Humanistic psychology. Humanistic psychology is a psychological perspective which rose to prominence in the mid-20th century in response to Sigmund Freud's psychoanalytic theory and B.F.
Skinner's Behaviorism. With its roots running from Socrates through the Renaissance, this approach emphasizes an individual's inherent drive towards self-actualization and creativity. It typically holds that people are inherently good. It adopts a holistic approach to human existence and pays special attention to such phenomena as creativity, free will, and human potential. It encourages viewing ourselves as a "whole person" greater than the sum of our parts and encourages self exploration rather than the study of behavior in other people. Humanistic psychology acknowledges spiritual aspiration as an integral part of the human psyche.
Humanistic psychology has sometimes been referred to as the "third force," in psychology, distinct from the two more traditional approaches, which are psychoanalysis and behaviorism. Free will. Though it is a commonly-held intuition that we have free will, it has been widely debated throughout history not only whether that is true, but even how to define the concept of free will. How exactly must the will be free, what exactly must the will be free from, in order for us to have free will?
Those who define free will otherwise, without reference to determinism, are called compatibilists, because they hold determinism to be compatible with free will. In Western philosophy The underlying issue is: Do we have some control over our actions, and if so, what sort of control, what extent? The conflict between intuitively felt freedom and natural law arises when either causal closure or physical determinism (nomological determinism) is asserted. With causal closure, no physical event has a cause outside the physical domain, and with physical determinism, the future is determined entirely by preceding events (cause and effect). Incompatibilism Hard determinism Carl Rogers. Carl Ransom Rogers (January 8, 1902 – February 4, 1987) was an influential American psychologist and among the founders of the humanistic approach (or client-centered approach) to psychology.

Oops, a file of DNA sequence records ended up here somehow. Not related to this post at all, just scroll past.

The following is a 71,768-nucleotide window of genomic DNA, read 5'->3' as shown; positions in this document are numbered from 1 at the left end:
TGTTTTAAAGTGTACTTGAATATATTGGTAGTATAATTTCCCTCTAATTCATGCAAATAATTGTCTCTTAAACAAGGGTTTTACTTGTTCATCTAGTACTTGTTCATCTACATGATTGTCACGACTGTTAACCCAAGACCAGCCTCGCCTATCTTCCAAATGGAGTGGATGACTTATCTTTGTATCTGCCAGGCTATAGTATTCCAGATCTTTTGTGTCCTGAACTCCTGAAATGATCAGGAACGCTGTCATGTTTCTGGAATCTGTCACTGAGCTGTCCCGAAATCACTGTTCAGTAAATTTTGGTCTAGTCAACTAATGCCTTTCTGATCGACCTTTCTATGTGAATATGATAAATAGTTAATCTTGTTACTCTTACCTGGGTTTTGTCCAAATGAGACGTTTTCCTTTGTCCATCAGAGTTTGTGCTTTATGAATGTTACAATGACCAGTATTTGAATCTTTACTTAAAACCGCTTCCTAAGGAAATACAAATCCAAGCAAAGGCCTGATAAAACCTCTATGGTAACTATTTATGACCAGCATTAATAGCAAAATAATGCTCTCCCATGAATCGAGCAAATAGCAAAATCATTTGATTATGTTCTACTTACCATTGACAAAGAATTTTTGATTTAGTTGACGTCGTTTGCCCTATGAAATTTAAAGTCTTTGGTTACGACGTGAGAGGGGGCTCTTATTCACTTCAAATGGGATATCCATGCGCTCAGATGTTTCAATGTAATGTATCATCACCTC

Rogers is widely considered to be one of the founding fathers of psychotherapy research and was honored for his pioneering research with the Award for Distinguished Scientific Contributions by the American Psychological Association (APA) in 1956. The person-centered approach, his own unique approach to understanding personality and human relationships, found wide application in various domains such as psychotherapy and counseling (client-centered therapy), education (student-centered learning), organizations, and other group settings. For his professional work he was bestowed the Award for Distinguished Professional Contributions to Psychology by the APA in 1972.
Biography Rogers was born on January 8, 1902, in Oak Park, Illinois, a suburb of Chicago. Theory Nineteen propositions Abraham Maslow. Abraham Harold Maslow (/ˈmæzloʊ/; April 1, 1908 – June 8, 1970) was an American psychologist who was best known for creating Maslow's hierarchy of needs, a theory of psychological health predicated on fulfilling innate human needs in priority, culminating in self-actualization. Maslow was a psychology professor at Brandeis University, Brooklyn College, New School for Social Research and Columbia University.
He stressed the importance of focusing on the positive qualities in people, as opposed to treating them as a "bag of symptoms. " Biography Youth Born and raised in Brooklyn, New York, Maslow was the oldest of seven children and was classed as "mentally unstable" by a psychologist. College and university Academic career He continued his research at Columbia University, on similar themes. Death While jogging, Maslow suffered a severe heart attack and died on June 8, 1970 at the age of 62 in Menlo Park, California. Legacy